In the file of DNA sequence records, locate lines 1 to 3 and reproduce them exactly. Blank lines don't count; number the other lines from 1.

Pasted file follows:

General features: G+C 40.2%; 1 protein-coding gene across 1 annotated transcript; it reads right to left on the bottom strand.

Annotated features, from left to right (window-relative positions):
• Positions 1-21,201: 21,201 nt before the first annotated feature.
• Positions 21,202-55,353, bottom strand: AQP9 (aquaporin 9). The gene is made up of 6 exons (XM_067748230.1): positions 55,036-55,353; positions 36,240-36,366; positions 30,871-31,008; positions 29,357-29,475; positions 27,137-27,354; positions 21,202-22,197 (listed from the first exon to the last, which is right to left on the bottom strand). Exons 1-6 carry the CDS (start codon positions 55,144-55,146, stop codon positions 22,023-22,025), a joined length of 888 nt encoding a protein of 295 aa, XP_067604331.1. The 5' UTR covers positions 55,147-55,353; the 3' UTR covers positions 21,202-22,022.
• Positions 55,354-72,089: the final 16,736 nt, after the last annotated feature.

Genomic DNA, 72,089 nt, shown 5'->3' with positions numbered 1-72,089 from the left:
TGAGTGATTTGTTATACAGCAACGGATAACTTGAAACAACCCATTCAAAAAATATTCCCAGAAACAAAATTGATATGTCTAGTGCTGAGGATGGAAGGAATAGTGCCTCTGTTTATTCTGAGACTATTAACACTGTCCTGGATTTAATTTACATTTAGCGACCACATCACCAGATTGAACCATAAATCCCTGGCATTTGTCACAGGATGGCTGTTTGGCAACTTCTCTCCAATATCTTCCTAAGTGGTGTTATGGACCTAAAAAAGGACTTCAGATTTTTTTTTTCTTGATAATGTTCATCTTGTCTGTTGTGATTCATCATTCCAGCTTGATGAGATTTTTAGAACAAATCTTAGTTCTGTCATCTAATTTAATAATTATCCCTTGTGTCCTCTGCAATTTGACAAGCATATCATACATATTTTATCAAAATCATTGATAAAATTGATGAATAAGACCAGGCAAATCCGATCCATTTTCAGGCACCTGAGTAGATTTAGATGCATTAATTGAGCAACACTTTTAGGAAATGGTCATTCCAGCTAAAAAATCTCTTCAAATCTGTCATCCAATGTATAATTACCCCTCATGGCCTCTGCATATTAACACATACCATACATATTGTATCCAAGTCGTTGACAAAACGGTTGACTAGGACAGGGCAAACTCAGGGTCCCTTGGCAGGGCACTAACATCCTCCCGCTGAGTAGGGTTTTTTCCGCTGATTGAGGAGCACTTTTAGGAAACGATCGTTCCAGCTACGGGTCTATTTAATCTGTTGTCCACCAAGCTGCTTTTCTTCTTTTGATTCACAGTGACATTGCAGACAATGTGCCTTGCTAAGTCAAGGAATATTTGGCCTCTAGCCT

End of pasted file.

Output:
General features: G+C 40.2%; 1 protein-coding gene across 1 annotated transcript; it reads right to left on the bottom strand.

Annotated features, from left to right (window-relative positions):
• Positions 1-21,201: 21,201 nt before the first annotated feature.